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Rabbi Chaim Coffman
Rabbi Coffman has helped people from all across the spectrum to prepare themselves properly for Orthodox Conversion to Judaism. His students admire his vast knowledge and appreciate his warm, personal attention and endearing sense of humor.
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Welcome to Rabbi Chaim Coffman's Blog!

I would like to thank you for visiting my blog, Beyond Orthodox Conversion to Judaism.

The conversion process can be a lengthy and daunting one to say the least and I want you to know that I am here to help you through it.

I have been teaching newcomers to Judaism for over a decade and over the last few years I have seen that conversion candidates really lack the support and knowledge they need to navigate the conversion process and successfully integrate into the Orthodox Jewish community.

I created my mentorship program in order to help make this whole experience as smooth and as painless as possible! (Can't do much about the growing pains, though ;)

Feel free to get to know me a little through the posts on my blog and visit the mentorship and syllabus page if you are interested in possible joining us.

I sincerely wish you all the best in your search for truth and spiritual growth.

Looking forward to meeting you,
Chaim Coffman

My Rebbe, Rav Moshe Sternbuch

In case you were wondering why I have all of these articles written by Rav Moshe Sternbuch, he is my Rebbe, and one of the gedolei hador (greatest Rabbis of our generation).

Rav Sternbuch fully endorses me and supports my mentorship program.

He is the address for all of my halachic or hashkafic (practical and philosophical) questions that I or my students may have.

The articles are based on his weekly talks on the Torah portion that the Rav gives in Jerusalem in his kollel. As a member of the kollel I get first dibbs on the photocopies and I type them up for my blog so you can all benefit from the Rav's erudition and insight.
Thursday, May 21, 2015

Ethics of our Fathers: Chapter 4 Mishna 27: Respect the older generations and know your place!

"Rabbi Meir said, 'Do not look at the flask but at what it contains: a new flask may be filled with old wine and old flask may be empty even of new wine (a man's age is not a reliable index to his learning)'. 

The importance of old wine will not get ruined in a new flask, so too if young people become wise from learning from older established scholars then people would learn from these young whipper snappers first! Rabbenu Yonah explains this is the difference in approach between Rabbi Meir and Rabbi Rosi ben Yehudah since Rabbi Yosi explained that we should learn from rabbinical scholars that are older because of their knowledge, life experience and their ability to give over their wisdom to others.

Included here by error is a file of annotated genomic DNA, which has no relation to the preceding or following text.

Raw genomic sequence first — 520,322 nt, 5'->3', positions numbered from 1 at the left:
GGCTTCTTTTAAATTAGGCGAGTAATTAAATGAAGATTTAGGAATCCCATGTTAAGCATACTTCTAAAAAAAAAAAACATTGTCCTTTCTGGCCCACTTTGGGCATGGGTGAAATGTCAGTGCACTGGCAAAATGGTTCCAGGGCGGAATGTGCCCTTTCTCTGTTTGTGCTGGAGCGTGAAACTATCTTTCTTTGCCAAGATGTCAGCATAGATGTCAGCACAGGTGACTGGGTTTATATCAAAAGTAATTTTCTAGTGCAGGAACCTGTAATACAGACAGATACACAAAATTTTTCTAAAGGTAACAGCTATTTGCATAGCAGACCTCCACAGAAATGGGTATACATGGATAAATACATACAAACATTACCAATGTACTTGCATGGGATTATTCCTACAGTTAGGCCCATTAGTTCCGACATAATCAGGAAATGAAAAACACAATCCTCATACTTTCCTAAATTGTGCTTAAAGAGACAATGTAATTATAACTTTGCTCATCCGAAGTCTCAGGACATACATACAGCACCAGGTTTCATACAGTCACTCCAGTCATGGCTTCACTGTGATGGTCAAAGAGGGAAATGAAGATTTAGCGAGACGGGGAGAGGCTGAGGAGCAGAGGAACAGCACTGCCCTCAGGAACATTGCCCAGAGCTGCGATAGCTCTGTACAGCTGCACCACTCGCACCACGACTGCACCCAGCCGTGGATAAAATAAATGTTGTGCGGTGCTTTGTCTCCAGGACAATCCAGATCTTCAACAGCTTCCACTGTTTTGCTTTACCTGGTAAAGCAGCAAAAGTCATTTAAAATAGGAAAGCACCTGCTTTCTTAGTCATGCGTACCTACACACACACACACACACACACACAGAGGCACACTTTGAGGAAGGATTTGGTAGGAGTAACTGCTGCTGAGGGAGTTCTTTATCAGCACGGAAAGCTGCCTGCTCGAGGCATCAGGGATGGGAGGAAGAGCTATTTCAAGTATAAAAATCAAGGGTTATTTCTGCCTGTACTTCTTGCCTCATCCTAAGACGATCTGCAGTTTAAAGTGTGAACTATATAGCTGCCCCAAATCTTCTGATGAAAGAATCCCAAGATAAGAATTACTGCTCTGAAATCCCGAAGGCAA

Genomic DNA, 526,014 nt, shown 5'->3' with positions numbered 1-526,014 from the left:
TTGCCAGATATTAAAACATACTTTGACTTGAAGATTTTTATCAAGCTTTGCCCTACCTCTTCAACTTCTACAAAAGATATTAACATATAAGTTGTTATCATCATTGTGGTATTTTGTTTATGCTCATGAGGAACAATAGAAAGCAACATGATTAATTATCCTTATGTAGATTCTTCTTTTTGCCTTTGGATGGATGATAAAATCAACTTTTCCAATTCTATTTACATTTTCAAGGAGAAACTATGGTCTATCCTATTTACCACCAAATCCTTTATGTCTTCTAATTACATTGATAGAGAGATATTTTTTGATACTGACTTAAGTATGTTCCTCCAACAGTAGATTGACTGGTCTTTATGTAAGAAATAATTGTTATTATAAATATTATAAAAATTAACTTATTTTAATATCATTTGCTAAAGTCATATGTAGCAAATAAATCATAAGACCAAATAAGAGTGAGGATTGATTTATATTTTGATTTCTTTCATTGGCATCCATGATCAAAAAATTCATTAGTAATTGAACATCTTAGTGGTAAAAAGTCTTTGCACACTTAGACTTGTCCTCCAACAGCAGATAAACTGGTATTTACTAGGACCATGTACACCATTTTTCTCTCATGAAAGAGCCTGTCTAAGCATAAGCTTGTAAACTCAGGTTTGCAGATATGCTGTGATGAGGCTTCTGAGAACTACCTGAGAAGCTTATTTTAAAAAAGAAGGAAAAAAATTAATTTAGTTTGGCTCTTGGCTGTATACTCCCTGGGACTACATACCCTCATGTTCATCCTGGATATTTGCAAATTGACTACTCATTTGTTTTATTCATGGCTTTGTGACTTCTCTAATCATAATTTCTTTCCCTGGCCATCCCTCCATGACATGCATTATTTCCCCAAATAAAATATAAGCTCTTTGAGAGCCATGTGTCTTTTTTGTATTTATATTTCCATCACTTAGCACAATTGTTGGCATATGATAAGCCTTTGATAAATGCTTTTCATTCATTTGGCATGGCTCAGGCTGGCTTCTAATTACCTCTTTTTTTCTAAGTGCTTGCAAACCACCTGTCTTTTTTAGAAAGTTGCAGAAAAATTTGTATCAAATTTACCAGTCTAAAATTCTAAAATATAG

Rabbi Meir, on the other hand held that we shouldn't go after the majority when it comes to gaining wisdom. The reason is because we may find young people who are wise and have vast knowledge that they can transmit  to others and therefore it would be better to learn from them as long as they meet that criteria. What is the difference in approach here and what are we supposed to gain from it?

As in the previous Mishna, we discussed the importance of learning from older people and the importance of gaining from their vast experience and life experience. This still holds true and there is nothing that can compensate for that. At the same time, if there are young scholars, although lacking more life experience but have acquired wisdom and an ability to others should not disqualify from learning from them just because they are young.

There is a certain freshness that comes with younger rabbinic scholars; a new energy that invigorates both the old and young! If they have the ability to give over to others and inspire the masses, then all the more so one should listen to them and gain from their teachings!

The thing that we have to be careful for is that these young scholars have to realize their place in the bigger picture. Although they have amassed great knowledge, they still have to respect the older generation and seek out their opinions. They cannot look at themselves as equals even if they are scholars.

That is why it is forbidden for younger generation rabbinic scholars to argue and disagree with their predecessors unless they have rabbinic scholars of that same generation that disagree with those same scholars. According to this opinion, as long as their are scholars of previous generations that agree with their premise, they then can argue, otherwise it would be forbidden!

This seems to be a great novelty here because why should their opinion be less valid than from someone of a previous generation? Aren't we more knowledgeable today with all our technological advances and such?

The answer is although that may be true, we believe that the previous generations are greater than later generations because of their closeness to the previous generations all the way to the giving of the Torah on Mount Sinai.

They are that link in the chain that goes back to greatness we can't even imagine. Who today or of the last generation can compare themselves to the Vilna Gaon? How can the Vilna Gaon be compared to the Rambam and the Rambam to the prophets?

The further back we go, the higher the spiritual level. The problem is that we live in a backwards society that calls these people medieval and would have no clue about the "new" "modern" generation, because after all they are medieval!

One thing we learn from here is that we shouldn't make ourselves bigger than we are; we all have to know our place even if we possess great wisdom!